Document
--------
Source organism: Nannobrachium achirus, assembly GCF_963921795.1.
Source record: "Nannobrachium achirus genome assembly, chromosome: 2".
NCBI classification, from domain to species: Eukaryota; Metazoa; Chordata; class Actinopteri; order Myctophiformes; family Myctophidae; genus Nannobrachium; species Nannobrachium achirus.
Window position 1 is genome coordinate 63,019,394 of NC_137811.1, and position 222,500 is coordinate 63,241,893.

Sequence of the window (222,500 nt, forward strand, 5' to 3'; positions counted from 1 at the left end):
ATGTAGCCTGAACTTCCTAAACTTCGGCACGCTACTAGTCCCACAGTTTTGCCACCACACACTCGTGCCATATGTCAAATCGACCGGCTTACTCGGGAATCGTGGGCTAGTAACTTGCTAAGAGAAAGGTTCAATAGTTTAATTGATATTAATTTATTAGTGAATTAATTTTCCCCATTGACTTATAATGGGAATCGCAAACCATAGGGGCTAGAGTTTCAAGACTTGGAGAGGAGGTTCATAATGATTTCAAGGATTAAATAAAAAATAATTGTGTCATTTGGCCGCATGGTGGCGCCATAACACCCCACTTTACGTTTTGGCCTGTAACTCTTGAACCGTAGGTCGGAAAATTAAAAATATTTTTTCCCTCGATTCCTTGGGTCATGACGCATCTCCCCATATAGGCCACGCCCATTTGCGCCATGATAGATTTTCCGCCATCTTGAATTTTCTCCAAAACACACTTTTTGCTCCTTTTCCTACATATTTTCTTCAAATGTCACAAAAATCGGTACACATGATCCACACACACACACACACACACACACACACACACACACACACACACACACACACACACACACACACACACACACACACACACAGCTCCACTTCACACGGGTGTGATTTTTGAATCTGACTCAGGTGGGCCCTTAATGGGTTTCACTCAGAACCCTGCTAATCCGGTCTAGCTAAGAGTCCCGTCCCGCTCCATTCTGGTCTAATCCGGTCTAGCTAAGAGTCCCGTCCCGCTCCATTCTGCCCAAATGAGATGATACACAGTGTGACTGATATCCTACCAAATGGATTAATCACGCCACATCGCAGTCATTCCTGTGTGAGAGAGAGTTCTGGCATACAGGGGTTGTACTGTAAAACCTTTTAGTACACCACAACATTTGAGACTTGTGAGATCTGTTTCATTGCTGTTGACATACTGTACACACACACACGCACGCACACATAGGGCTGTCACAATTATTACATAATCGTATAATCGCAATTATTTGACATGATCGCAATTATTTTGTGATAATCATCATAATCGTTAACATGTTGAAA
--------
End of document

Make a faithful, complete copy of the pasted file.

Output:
Source organism: Nannobrachium achirus, assembly GCF_963921795.1.
Source record: "Nannobrachium achirus genome assembly, chromosome: 2".
NCBI classification, from domain to species: Eukaryota; Metazoa; Chordata; class Actinopteri; order Myctophiformes; family Myctophidae; genus Nannobrachium; species Nannobrachium achirus.
Window position 1 is genome coordinate 63,019,394 of NC_137811.1, and position 222,500 is coordinate 63,241,893.

Sequence of the window (222,500 nt, forward strand, 5' to 3'; positions counted from 1 at the left end):
ATGTAGCCTGAACTTCCTAAACTTCGGCACGCTACTAGTCCCACAGTTTTGCCACCACACACTCGTGCCATATGTCAAATCGACCGGCTTACTCGGGAATCGTGGGCTAGTAACTTGCTAAGAGAAAGGTTCAATAGTTTAATTGATATTAATTTATTAGTGAATTAATTTTCCCCATTGACTTATAATGGGAATCGCAAACCATAGGGGCTAGAGTTTCAAGACTTGGAGAGGAGGTTCATAATGATTTCAAGGATTAAATAAAAAATAATTGTGTCATTTGGCCGCATGGTGGCGCCATAACACCCCACTTTACGTTTTGGCCTGTAACTCTTGAACCGTAGGTCGGAAAATTAAAAATATTTTTTCCCTCGATTCCTTGGGTCATGACGCATCTCCCCATATAGGCCACGCCCATTTGCGCCATGATAGATTTTCCGCCATCTTGAATTTTCTCCAAAACACACTTTTTGCTCCTTTTCCTACATATTTTCTTCAAATGTCACAAAAATCGGTACACATGATCCACACACACACACACACACACACACACACACACACACACACACACACACACACACACACACACACACACACACACACACACAGCTCCACTTCACACGGGTGTGATTTTTGAATCTGACTCAGGTGGGCCCTTAATGGGTTTCACTCAGAACCCTGCTAATCCGGTCTAGCTAAGAGTCCCGTCCCGCTCCATTCTGGTCTAATCCGGTCTAGCTAAGAGTCCCGTCCCGCTCCATTCTGCCCAAATGAGATGATACACAGTGTGACTGATATCCTACCAAATGGATTAATCACGCCACATCGCAGTCATTCCTGTGTGAGAGAGAGTTCTGGCATACAGGGGTTGTACTGTAAAACCTTTTAGTACACCACAACATTTGAGACTTGTGAGATCTGTTTCATTGCTGTTGACATACTGTACACACACACACGCACGCACACATAGGGCTGTCACAATTATTACATAATCGTATAATCGCAATTATTTGACATGATCGCAATTATTTTGTGATAATCATCATAATCGTTAACATGTTGAAA